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Like many of us, Andre Vrignaud has a love/hate relationship with Facebook.

“I find myself addicted to the product, itching to tap that little white ‘F’ in the pretty blue box over and over again during the day,” writes Vrignaud, a Seattle-area resident and tech industry veteran who is no stranger to taking on the giants of the industry. “I want to… and I don’t. I don’t because I am completely fed up with the company.”

Andre Vrignaud

Concerned about the social network’s privacy problems, Vrignaud tried quitting Facebook entirely for the past month. It was an illuminating experience.

  • He writes that he missed the updates from his friends, the serendipitous memories, Facebook Groups and event notifications.
  • He did not miss the “shallow moments” of social engagement or the “creepily targeted” ads.
  • And he discovered just how difficult it is to actually quit Facebook. Quitting entirely “involves unwinding many, deep, and irritating tendrils,” he writes, given the social network’s vast reach across the online experience.

“A purist view might be to completely delete Facebook, and throw out the good with the bad,” he writes. “As of the beginning of 2019, I’m not quite there yet. I can squint and still see some value in what Facebook offers, not to mention the fact that I still have many friends on the network. So… what’s the pragmatic path forward? Is there a way to enjoy the benefits — while minimizing the risks — of using Facebook?”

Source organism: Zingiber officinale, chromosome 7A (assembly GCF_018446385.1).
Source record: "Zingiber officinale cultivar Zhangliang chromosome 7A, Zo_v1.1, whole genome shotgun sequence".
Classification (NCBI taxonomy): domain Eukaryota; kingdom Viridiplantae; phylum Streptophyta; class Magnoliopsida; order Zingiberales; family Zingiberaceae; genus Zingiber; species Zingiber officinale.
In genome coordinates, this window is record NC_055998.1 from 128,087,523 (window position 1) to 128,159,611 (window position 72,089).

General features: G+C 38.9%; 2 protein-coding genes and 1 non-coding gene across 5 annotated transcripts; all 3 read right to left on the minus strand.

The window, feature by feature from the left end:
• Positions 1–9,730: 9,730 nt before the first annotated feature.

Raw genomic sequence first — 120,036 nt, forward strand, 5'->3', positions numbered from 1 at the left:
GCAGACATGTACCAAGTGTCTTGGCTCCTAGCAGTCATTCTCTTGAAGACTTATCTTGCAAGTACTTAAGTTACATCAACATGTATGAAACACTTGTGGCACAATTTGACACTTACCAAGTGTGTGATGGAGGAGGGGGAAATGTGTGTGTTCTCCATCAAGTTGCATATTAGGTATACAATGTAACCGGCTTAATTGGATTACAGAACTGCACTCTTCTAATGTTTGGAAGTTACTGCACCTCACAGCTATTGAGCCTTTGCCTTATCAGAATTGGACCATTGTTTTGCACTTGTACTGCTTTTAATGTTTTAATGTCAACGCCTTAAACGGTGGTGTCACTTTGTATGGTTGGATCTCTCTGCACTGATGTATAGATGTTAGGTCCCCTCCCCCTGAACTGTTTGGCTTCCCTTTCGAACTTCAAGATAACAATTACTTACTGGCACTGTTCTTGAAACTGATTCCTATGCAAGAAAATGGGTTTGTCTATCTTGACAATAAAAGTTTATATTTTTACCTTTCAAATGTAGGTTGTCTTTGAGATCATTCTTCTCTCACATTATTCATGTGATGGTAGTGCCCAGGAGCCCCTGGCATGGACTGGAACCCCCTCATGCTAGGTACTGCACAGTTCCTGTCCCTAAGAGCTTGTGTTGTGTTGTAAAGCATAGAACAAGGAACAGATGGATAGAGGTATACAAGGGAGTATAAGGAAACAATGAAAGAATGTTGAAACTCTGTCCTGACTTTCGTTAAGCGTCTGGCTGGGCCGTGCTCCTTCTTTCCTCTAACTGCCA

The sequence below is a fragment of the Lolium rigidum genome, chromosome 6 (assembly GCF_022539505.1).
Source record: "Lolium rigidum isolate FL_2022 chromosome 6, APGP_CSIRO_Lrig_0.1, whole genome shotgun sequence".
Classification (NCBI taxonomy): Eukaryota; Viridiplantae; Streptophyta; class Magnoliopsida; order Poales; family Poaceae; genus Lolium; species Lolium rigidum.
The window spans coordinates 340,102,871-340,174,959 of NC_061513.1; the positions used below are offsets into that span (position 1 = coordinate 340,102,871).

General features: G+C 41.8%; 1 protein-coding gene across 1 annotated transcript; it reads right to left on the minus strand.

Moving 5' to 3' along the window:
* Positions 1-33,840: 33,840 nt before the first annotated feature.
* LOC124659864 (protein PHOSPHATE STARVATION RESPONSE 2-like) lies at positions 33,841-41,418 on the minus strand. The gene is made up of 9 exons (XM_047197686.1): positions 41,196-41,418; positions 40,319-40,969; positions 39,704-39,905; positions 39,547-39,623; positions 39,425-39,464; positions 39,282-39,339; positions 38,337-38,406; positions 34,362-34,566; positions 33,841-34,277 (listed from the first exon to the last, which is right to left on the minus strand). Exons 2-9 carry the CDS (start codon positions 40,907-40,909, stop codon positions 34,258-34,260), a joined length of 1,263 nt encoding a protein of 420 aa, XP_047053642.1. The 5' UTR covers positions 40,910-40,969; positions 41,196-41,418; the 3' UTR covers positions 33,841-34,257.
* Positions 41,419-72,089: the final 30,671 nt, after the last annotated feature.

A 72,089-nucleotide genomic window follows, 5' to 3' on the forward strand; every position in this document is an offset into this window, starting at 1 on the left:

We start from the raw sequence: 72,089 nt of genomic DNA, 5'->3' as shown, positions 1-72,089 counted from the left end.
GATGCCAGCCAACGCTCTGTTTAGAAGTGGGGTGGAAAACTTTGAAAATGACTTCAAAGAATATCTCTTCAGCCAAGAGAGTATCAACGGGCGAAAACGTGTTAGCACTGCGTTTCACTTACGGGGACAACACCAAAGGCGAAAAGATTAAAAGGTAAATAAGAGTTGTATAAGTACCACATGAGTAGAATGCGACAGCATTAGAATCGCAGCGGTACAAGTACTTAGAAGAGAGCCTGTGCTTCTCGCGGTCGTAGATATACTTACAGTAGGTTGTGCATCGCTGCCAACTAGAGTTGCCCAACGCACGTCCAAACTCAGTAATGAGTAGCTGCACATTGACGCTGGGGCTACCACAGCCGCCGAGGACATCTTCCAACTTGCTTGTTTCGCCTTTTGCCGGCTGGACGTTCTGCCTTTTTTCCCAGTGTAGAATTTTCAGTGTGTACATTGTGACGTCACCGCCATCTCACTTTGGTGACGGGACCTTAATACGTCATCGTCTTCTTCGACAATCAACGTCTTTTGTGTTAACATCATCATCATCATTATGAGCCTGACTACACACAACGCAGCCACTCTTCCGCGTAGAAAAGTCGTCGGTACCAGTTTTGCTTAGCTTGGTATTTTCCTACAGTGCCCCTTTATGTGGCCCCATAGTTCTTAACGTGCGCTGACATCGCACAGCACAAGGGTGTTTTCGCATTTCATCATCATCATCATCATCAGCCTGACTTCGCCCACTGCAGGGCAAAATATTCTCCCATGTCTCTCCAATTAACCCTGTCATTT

He believes the answer is yes, and to prove it, he’s offering a “Pragmatic Facebook User Guide” that he plans to follow. Read his full post for details, but here are his basic components.

  • Delete all of your Facebook or Facebook-owned applications from your mobile devices.
  • Go through your friends, and delete anyone you haven’t had a meaningful relationship with in the last year.
  • Set a weekly or monthly check in schedule.
  • Only use Facebook from a desktop computer or laptop, and never mobile devices.
  • When using Facebook from your PC or laptop, use browser add-ons that block Facebook from tracking you.
  • Never use Facebook login on any third-party websites.
  • Clear your browser cache and cookies on every PC you use.
  • Refuse Facebook Calendar invites.
  • Consider Reddit as a Facebook Feed and Groups replacement.

(Vrignaud works at Mozilla, leading mixed reality platform strategy, and he gives a shout-out to Mozilla’s Facebook Container Extension in the browser add-on bullet point above. However, he notes that this all started as a post for his friends on Facebook, and was written in his personal capacity, not in his official Mozilla role, and isn’t meant to reflect his employer’s viewpoint.)

So will his pragmatic approach work? We’ll plan to check in with Vrignaud after a few months to see how it’s going. And if anyone else out there decides to follow his formula, let us know and keep us posted.

P.S.: As a bonus, Vrignaud offers Facebook leaders a guide for becoming “a good, socially acceptable” company — urging the company to “stop deflecting and denying”; to admit that it’s addicted to driving engagement and ad sales; and to offer a legitimate subscription option, among other pieces of advice.

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